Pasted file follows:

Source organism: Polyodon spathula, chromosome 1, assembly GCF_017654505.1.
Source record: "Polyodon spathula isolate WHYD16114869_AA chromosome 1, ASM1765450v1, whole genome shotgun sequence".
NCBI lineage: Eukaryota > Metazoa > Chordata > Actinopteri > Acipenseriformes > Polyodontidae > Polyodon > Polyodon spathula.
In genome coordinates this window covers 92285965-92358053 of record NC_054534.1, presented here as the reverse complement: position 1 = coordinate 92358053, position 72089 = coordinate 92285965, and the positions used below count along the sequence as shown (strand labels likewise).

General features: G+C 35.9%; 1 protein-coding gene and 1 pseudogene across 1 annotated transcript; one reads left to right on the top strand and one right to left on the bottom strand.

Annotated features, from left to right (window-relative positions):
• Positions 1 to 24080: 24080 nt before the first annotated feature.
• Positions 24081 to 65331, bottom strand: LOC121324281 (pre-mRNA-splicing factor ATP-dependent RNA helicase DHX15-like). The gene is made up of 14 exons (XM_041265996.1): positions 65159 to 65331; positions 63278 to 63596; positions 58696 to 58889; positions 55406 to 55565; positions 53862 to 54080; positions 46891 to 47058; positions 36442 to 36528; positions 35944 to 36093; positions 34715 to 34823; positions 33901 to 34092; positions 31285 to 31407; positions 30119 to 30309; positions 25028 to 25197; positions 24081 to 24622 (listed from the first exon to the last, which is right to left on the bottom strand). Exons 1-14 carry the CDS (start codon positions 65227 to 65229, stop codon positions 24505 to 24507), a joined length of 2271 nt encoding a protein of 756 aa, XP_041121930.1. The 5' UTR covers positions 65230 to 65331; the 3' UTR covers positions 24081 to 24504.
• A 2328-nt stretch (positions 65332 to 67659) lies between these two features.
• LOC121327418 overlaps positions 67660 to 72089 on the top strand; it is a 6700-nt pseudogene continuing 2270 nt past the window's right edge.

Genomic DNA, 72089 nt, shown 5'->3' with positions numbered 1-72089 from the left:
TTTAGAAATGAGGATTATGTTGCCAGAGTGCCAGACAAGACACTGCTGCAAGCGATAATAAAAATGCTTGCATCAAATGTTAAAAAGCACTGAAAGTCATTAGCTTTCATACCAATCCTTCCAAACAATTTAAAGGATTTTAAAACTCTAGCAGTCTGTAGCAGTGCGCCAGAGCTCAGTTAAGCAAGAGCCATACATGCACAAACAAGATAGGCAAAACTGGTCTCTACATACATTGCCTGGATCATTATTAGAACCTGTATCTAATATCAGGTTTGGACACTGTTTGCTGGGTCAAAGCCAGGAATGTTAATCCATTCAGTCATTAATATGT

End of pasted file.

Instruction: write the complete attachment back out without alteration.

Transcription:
Source organism: Polyodon spathula, chromosome 1, assembly GCF_017654505.1.
Source record: "Polyodon spathula isolate WHYD16114869_AA chromosome 1, ASM1765450v1, whole genome shotgun sequence".
NCBI lineage: Eukaryota > Metazoa > Chordata > Actinopteri > Acipenseriformes > Polyodontidae > Polyodon > Polyodon spathula.
In genome coordinates this window covers 92285965-92358053 of record NC_054534.1, presented here as the reverse complement: position 1 = coordinate 92358053, position 72089 = coordinate 92285965, and the positions used below count along the sequence as shown (strand labels likewise).

General features: G+C 35.9%; 1 protein-coding gene and 1 pseudogene across 1 annotated transcript; one reads left to right on the top strand and one right to left on the bottom strand.

Annotated features, from left to right (window-relative positions):
• Positions 1 to 24080: 24080 nt before the first annotated feature.
• Positions 24081 to 65331, bottom strand: LOC121324281 (pre-mRNA-splicing factor ATP-dependent RNA helicase DHX15-like). The gene is made up of 14 exons (XM_041265996.1): positions 65159 to 65331; positions 63278 to 63596; positions 58696 to 58889; positions 55406 to 55565; positions 53862 to 54080; positions 46891 to 47058; positions 36442 to 36528; positions 35944 to 36093; positions 34715 to 34823; positions 33901 to 34092; positions 31285 to 31407; positions 30119 to 30309; positions 25028 to 25197; positions 24081 to 24622 (listed from the first exon to the last, which is right to left on the bottom strand). Exons 1-14 carry the CDS (start codon positions 65227 to 65229, stop codon positions 24505 to 24507), a joined length of 2271 nt encoding a protein of 756 aa, XP_041121930.1. The 5' UTR covers positions 65230 to 65331; the 3' UTR covers positions 24081 to 24504.
• A 2328-nt stretch (positions 65332 to 67659) lies between these two features.
• LOC121327418 overlaps positions 67660 to 72089 on the top strand; it is a 6700-nt pseudogene continuing 2270 nt past the window's right edge.

Genomic DNA, 72089 nt, shown 5'->3' with positions numbered 1-72089 from the left:
TTTAGAAATGAGGATTATGTTGCCAGAGTGCCAGACAAGACACTGCTGCAAGCGATAATAAAAATGCTTGCATCAAATGTTAAAAAGCACTGAAAGTCATTAGCTTTCATACCAATCCTTCCAAACAATTTAAAGGATTTTAAAACTCTAGCAGTCTGTAGCAGTGCGCCAGAGCTCAGTTAAGCAAGAGCCATACATGCACAAACAAGATAGGCAAAACTGGTCTCTACATACATTGCCTGGATCATTATTAGAACCTGTATCTAATATCAGGTTTGGACACTGTTTGCTGGGTCAAAGCCAGGAATGTTAATCCATTCAGTCATTAATATGT